Dear friends, truth be told, I am afraid that for every circumstance in this life, we can find reasons to be thankful, as well as reasons to complain, and even curse. 

But why did this not seem to be the case with the Apostle Paul?  Why did Paul say in our reading from Philippians to let all our requests be made known to God with prayer and thanksgiving?  How could Paul say, 

“In every circumstance, I have learned the secret of facing plenty and hunger, abundance and need”?   

How was Paul thankful and joyful regardless of whether he was brought low in poverty or raised high with prosperity?  

My friends, Paul learned the secret of thanksgiving during good and bad circumstances.  And he shares this secret with us.  The secret is that Paul’s contentment, assurance, and gratitude were not tied to his circumstances.  Yes, they were not tied to his circumstances.  His contentment, assurance, and gratitude were not even tied to his feelings or surroundings.  But instead, Paul’s contentment, assurance, and gratitude were tied to Another – Jesus Christ.  

And so, hear this, Baptized Saints!  

When the doctor tells you that your spouse has terminal cancer and you feel all the energy and strength fall out of your body; when you smash your car, and your little child is killed on impact; when you haven’t felt the kicks in your womb, and you see a motionless child on the ultrasound; when you hear the news, ‘You are fired,’ and you only have $100 in savings; when your eyesight fails, and your heart begins to slow - do not look in fear to your circumstances but look to the one that stands above your circumstances.  Look outside your circumstance of life and say,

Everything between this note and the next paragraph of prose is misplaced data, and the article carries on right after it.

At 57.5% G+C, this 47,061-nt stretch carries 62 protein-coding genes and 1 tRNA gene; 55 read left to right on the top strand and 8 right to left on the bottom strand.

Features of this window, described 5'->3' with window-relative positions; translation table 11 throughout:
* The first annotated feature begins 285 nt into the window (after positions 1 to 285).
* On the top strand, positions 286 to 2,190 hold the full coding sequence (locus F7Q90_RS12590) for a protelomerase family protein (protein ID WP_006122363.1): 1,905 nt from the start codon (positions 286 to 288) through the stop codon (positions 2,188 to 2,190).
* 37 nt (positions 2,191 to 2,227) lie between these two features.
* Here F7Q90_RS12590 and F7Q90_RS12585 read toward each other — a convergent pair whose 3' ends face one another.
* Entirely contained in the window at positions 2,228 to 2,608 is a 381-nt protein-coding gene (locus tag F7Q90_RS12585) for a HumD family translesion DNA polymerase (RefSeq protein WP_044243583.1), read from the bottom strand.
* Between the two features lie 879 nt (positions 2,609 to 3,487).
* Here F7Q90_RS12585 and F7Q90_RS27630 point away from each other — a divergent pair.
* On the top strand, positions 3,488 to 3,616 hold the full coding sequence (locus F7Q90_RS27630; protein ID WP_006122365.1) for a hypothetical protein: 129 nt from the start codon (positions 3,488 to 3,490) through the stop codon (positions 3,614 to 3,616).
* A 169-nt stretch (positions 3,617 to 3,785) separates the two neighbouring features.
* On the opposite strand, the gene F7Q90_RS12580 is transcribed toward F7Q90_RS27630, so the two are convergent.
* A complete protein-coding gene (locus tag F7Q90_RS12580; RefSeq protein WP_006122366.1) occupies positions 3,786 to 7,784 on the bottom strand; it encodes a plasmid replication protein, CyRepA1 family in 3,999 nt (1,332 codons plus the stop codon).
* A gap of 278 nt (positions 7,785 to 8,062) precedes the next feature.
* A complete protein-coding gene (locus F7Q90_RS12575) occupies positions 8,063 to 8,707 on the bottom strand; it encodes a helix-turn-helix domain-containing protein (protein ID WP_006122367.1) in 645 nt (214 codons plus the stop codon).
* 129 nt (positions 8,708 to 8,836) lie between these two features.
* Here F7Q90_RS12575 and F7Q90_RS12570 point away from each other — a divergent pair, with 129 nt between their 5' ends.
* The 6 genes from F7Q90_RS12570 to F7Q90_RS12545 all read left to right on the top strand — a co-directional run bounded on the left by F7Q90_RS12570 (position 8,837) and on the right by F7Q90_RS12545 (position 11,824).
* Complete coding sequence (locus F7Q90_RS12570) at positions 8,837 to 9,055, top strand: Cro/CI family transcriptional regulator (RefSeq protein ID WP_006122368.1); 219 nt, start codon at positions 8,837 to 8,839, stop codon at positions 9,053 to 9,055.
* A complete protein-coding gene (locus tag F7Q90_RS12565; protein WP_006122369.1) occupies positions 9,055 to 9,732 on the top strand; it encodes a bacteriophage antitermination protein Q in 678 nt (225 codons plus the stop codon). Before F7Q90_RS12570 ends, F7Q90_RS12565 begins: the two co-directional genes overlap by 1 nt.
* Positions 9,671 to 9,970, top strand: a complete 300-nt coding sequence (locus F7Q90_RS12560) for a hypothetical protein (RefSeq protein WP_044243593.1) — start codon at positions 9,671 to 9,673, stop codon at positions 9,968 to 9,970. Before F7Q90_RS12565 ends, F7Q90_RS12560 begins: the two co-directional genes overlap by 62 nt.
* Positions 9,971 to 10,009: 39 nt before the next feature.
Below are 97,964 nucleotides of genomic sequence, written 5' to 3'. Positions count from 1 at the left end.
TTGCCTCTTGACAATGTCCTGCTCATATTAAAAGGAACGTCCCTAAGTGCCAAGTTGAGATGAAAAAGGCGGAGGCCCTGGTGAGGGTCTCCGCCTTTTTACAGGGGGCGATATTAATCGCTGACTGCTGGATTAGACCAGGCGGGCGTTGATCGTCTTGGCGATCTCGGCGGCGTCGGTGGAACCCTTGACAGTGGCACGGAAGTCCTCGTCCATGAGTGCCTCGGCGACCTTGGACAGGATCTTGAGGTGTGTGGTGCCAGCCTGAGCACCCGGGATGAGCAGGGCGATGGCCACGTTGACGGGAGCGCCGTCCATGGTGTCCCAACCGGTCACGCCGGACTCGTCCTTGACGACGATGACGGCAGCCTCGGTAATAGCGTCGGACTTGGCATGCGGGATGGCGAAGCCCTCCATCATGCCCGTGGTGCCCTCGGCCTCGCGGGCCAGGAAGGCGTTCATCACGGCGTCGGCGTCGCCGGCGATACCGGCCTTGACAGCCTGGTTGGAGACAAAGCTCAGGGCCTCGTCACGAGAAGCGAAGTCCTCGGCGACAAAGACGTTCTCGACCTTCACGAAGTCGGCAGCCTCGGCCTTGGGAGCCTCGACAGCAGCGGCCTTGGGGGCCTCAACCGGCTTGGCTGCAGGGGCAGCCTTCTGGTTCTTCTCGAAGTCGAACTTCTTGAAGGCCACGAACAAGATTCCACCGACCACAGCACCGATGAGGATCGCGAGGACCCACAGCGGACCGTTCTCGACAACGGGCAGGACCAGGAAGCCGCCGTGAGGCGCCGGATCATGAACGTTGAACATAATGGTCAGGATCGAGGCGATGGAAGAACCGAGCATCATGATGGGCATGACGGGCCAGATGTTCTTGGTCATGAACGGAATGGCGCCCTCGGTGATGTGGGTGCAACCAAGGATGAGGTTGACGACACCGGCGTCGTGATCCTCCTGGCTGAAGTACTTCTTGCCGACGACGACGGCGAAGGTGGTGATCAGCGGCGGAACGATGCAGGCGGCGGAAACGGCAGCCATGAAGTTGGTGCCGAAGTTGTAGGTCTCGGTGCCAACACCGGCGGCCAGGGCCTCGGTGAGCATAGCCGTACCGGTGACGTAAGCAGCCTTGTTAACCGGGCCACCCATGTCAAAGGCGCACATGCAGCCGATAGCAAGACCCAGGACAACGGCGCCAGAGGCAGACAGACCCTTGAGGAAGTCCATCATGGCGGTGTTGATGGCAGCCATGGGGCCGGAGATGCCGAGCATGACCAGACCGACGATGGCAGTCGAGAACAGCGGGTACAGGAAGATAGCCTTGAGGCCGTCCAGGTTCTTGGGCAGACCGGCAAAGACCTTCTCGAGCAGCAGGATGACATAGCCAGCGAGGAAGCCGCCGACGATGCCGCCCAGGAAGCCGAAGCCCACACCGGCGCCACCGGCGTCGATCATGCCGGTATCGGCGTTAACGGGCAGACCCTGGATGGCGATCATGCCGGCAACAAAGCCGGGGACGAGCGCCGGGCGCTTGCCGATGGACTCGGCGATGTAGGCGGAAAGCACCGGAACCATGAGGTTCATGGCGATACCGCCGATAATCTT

“Thank you, Christ, that you have held me in life, and thank you that you will hold me through this circumstance, and even through death unto eternal life.”  

Yes, Baptized Saints, our health may fail, our souls may droop, our wallets may empty, and pain may set in; however, our Christ remains.  He is the strength of our heart; He is ours forever, and we belong to Him as good or as bad as it gets. (See Psalm 73:26)  

So, tonight, Baptized Saints, if you have been brought low this last year from your circumstances, whatever they may be, know this - you are still united with Christ through your Baptism.   Or, if you have been brought high, abounding with plenty, you are still united with Christ through Baptism. 

Hear this!  Wherever you find yourself today.  In whatever disappointments or heartbreaks you’ve suffered.  In whatever sorrow or grief.  In whatever joy or gladness - know that your contentment, assurance, and thankfulness do not depend on whether your hands are full or empty, but upon Christ who holds you forgiven, in His nailed marked hands.  

May this reality of Christ – who is for you and not against you – strengthen your faith and bless you this Thanksgiving Season.  Know that as good or bad as it gets, you have forgiveness, life, and salvation in Christ, and this assurance and joy cannot be taken away from you.    

Thank you, Christ for Your Mercy.  Amen.

CLICK HERE to 'Like' on Facebook
CLICK HERE to 'Follow' on Twitter
CLICK HERE to Subscribe on iTunes
CLICK HERE to Subscribe on Podbean